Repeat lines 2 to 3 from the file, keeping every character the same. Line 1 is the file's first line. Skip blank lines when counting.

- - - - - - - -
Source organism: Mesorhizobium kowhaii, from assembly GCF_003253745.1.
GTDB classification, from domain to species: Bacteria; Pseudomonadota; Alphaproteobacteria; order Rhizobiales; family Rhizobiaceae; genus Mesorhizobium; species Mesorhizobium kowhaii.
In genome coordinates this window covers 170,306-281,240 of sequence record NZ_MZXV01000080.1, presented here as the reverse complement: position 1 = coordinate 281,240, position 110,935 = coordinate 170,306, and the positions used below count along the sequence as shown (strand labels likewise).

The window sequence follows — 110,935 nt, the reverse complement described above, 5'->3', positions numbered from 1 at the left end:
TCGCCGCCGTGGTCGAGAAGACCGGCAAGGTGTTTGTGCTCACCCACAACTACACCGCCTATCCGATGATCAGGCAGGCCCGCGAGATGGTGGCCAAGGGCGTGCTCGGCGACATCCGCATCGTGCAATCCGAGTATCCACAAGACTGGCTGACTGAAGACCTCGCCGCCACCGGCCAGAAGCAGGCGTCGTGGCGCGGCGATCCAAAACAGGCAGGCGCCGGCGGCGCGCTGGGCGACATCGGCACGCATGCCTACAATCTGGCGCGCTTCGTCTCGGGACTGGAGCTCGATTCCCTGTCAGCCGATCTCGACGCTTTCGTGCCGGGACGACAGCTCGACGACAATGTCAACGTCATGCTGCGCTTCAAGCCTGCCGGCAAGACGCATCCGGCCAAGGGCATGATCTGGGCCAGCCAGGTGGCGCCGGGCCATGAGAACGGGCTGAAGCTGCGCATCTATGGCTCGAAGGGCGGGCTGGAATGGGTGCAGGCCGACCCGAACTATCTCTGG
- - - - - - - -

GTDB classification, from domain to species: Bacteria; Pseudomonadota; Alphaproteobacteria; order Rhizobiales; family Rhizobiaceae; genus Mesorhizobium; species Mesorhizobium kowhaii.
In genome coordinates this window covers 170,306-281,240 of sequence record NZ_MZXV01000080.1, presented here as the reverse complement: position 1 = coordinate 281,240, position 110,935 = coordinate 170,306, and the positions used below count along the sequence as shown (strand labels likewise).